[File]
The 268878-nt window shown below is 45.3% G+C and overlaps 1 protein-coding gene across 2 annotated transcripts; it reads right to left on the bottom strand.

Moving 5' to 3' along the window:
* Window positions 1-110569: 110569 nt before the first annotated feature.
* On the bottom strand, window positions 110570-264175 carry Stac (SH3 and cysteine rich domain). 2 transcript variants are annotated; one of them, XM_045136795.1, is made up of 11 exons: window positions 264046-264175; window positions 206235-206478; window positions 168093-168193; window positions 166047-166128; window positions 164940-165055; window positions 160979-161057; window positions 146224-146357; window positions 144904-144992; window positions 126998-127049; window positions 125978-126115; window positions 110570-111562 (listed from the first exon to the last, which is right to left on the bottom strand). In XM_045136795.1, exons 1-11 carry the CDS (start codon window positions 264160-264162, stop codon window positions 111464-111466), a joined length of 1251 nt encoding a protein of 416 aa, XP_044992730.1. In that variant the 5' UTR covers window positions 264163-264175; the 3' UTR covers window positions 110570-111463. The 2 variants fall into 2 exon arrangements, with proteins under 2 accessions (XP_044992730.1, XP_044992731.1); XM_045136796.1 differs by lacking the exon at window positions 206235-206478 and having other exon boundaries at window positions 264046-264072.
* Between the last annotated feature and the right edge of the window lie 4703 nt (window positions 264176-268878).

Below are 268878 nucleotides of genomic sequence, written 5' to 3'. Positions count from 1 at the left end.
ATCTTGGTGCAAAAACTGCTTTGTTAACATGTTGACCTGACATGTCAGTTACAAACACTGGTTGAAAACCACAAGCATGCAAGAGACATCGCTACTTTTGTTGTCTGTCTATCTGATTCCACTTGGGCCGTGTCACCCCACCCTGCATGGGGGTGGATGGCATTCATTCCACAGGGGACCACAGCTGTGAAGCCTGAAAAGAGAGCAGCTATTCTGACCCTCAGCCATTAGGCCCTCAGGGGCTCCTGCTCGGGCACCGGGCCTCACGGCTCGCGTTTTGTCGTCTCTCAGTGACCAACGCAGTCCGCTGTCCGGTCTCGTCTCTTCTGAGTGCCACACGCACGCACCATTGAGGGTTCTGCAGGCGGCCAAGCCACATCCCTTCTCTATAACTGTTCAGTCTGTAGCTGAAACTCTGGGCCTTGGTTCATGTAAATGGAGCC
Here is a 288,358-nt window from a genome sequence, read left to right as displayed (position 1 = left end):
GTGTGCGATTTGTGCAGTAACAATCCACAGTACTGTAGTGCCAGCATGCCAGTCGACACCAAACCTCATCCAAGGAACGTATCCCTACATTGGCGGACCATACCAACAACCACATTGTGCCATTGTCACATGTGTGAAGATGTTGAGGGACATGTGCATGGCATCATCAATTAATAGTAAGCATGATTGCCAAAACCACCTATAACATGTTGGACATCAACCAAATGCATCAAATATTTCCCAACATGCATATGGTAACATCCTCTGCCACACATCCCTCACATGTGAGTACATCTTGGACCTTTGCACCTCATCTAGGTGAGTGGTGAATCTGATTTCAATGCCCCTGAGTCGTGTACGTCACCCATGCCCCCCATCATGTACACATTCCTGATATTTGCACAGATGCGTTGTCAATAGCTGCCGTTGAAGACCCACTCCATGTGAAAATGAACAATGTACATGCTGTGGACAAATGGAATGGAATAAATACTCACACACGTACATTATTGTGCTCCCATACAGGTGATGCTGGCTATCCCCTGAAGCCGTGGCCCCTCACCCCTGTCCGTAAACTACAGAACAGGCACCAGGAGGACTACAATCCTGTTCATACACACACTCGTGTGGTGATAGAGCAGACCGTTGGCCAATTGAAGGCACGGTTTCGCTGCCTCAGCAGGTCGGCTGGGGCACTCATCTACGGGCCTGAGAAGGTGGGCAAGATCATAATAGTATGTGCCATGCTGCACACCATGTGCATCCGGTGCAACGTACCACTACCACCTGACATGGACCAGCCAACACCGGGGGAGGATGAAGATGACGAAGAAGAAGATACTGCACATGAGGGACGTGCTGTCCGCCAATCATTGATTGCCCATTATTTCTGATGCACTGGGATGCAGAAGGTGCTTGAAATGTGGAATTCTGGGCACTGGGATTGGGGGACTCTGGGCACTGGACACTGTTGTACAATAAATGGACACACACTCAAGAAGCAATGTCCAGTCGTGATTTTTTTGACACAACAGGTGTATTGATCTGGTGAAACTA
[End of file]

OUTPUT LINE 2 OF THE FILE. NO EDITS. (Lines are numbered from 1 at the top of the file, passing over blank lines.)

Moving 5' to 3' along the window: